what is the SpO2 like in pneumothorax?decreased... <94%
if there is a pneumothorax, what should you do BEFORE RADS?THORACOCENTESIS (also provide O2, like flow by nasal)
what are some supplies youd need for a thoracocentesis?22-18 gauge IVC or butterfly, Syringe (35-60cc), Extension tubing, 3 way stopcock, Clippers, Sterile prep
what are the landmarks you should use to do a thoracocentesis in a pneumothorax?middle or caudal border @ 7-9th IC space (ventral portion dorsal 3rd)
*what's a glide sign, when do you see it, what does it tell you about?see during a TFAST (ultrasound). The glide sign is NORMAL and it's absence is a hint toward penumothorax
what are three indications for a chest tube in a pneumothorax?(1) If thoracocentesis is needed > 2 x’s (2) If you fail to reach a point of negative pressure (3) If large volumes are obtained each time
If you need to put in a chest tube, how long should it take for the leak to seal? if it doesnt, what must you do?LEAK SHOULD SEAL within 48 hours…..if not exploratory thoracotomy
what is the MOST common type of injury 2’ to blunt trauma? (Examples of traumas?)PULMONARY CONTuSION!!! (falls, Penetrating chest trauma also a cause, 17% of animals post HBC, Often associated with other thoracic injuries such as rib fractures, flail chest, and Penetrating chest wounds)
what is the Most common cause of oxygenation / ventilation abnormalities in trauma patients?Pulmonary contusions
what should you NEVER do if there is a pulmonary contusion? (explain why)NEVER USE DIURETICS! they Increase capillary hydrostatic pressure, Worsen hypovolemia, Does not prevent further hemorrhage and Does not promote reabsorption of fluid
what are two things you totally want to do when youre presented with a pulmonary contusion case?SUPPLY OXYGEN!!! and practice judicious fluid therapy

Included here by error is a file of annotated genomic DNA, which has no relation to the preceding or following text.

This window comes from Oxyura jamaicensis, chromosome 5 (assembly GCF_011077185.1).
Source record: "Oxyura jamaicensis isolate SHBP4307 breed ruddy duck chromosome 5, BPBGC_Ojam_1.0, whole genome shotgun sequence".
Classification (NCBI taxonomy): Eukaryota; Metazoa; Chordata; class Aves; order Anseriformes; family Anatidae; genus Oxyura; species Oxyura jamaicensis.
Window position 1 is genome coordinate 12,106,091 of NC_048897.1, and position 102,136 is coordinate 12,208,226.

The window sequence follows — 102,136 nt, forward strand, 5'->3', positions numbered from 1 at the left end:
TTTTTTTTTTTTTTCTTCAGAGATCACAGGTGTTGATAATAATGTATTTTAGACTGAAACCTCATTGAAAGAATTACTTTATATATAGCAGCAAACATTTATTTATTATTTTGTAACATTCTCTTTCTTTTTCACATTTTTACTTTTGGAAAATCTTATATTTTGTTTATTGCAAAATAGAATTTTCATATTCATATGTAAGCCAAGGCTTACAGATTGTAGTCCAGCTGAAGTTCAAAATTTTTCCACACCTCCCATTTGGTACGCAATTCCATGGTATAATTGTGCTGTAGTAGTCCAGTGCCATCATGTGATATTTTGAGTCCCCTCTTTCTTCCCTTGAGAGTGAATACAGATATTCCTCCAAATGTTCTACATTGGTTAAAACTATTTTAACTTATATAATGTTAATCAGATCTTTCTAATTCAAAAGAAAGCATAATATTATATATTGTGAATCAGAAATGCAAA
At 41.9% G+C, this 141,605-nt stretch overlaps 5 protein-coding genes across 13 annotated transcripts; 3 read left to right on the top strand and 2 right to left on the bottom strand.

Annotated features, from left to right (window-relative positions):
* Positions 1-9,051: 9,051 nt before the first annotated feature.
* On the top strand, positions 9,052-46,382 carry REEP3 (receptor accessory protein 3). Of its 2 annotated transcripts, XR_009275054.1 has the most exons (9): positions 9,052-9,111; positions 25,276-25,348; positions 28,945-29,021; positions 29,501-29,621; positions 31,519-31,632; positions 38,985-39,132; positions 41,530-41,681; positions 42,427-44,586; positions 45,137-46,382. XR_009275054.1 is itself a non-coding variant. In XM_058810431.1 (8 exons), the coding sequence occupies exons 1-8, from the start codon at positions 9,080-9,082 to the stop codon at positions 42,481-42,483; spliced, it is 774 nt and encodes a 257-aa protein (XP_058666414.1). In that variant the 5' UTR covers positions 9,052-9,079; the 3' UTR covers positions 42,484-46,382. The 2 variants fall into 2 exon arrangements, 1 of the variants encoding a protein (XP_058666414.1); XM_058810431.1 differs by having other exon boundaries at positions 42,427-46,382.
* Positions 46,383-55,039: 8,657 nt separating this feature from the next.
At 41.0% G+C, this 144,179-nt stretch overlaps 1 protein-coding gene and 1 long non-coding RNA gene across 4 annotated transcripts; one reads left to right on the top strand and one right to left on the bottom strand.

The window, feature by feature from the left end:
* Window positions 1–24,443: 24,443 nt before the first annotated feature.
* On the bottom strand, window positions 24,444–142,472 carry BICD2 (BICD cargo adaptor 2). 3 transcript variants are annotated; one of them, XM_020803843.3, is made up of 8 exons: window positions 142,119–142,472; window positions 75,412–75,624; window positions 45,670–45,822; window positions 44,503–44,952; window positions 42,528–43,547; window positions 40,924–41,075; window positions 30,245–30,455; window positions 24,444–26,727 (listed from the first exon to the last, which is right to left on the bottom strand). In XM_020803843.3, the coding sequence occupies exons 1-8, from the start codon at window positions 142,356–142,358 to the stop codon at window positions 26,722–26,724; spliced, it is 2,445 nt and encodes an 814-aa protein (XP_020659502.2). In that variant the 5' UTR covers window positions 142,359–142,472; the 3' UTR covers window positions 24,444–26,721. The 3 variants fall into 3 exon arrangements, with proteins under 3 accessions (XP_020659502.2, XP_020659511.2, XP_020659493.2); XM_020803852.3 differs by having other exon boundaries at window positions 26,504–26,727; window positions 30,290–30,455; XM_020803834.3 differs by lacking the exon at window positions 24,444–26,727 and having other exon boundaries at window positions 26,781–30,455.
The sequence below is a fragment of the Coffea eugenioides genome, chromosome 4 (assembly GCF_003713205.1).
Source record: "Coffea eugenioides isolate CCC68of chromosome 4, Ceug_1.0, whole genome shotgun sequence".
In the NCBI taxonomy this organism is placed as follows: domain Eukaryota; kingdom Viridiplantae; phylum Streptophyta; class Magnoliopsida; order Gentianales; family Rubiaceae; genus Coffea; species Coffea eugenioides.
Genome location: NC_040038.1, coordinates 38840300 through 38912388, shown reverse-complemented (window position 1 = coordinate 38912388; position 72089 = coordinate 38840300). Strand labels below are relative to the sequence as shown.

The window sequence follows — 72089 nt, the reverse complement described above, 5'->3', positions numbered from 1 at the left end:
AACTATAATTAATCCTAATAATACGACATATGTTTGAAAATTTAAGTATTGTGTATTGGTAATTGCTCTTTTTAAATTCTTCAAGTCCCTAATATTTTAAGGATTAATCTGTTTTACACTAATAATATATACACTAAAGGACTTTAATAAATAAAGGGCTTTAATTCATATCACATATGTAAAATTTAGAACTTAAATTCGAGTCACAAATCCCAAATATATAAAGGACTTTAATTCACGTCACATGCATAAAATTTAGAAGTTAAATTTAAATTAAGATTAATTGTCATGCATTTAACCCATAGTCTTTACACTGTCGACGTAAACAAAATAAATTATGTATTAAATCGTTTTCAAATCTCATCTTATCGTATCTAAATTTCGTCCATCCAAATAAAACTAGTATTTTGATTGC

what are the pros (3) and cons of POSITIVE PRESSURE VENTILATION in the treatment of a pulmonary contusion?DO THIS ONLY IF NEEDED-- it busy time, not curative. Helpful in (1) If persistently hypoxemic despite aggressive O2 (2) If work of breathing will lead to respiratory arrest (3) If ventilation compromised
what is the A-a gradient and what does it tell you?A-a gradient = PAO2–PaO2 (A=alveolar and a=arterial)-->Tells you about diffusion of gases
what is the equation for PAO2? explain the parts of the equationFIO2(PB-PH2O) –PaCO2/R (Room air FIO2 = 21% or 0.21) (PB = 760 mmHg) (PH2O = 47 mmHg) (PaCO2 = obtain value from blood gas) (R = respiratory quotient = 0.8)
what is a NORMAL A-a gradient at room air?NORMAL gradient < 15 mmHg at room air
what are two possible complications of a pulmonary contusion?(1) anemia (May require transfusion is severe & clinical) (2) Bacterial pneumonia (uncommon... Prophylactic antibiotics NOT recommended, bc of resistance)

traumatic hemothorax+Rib Fractures & Flail chest + Diaphragmatic hernia +Tracheo-bronchial injury + penetrating injuries + High Rise Syndrome + Cardiac contusions

Question Answer
usually a hemothorax is due to..massive chest trauma (like Rib fractures, Flail chest, Pulmonary contusions can accompany injury, Penetrating chest wound/trauma)
what is presentation of pt like in hemothorax (might differ depending on...)(differs depending on volume) If small volume – normal, If large volume –respiratory distress, restrictive breathing pattern
how much volume can the plural space accomodate?Pleural space can accommodate up to 60ml/kg volume
If you are going to perform thoracocentesis on a hemothorax pt, what should you be cautious of?careful not to disturb clots and cause more bleeding
what do radiographs look like when there is hemothorax?Elevation of lung lobes – “floating”, Soft tissue opacity throughout pleural cavity, Obscures cardiac silhouette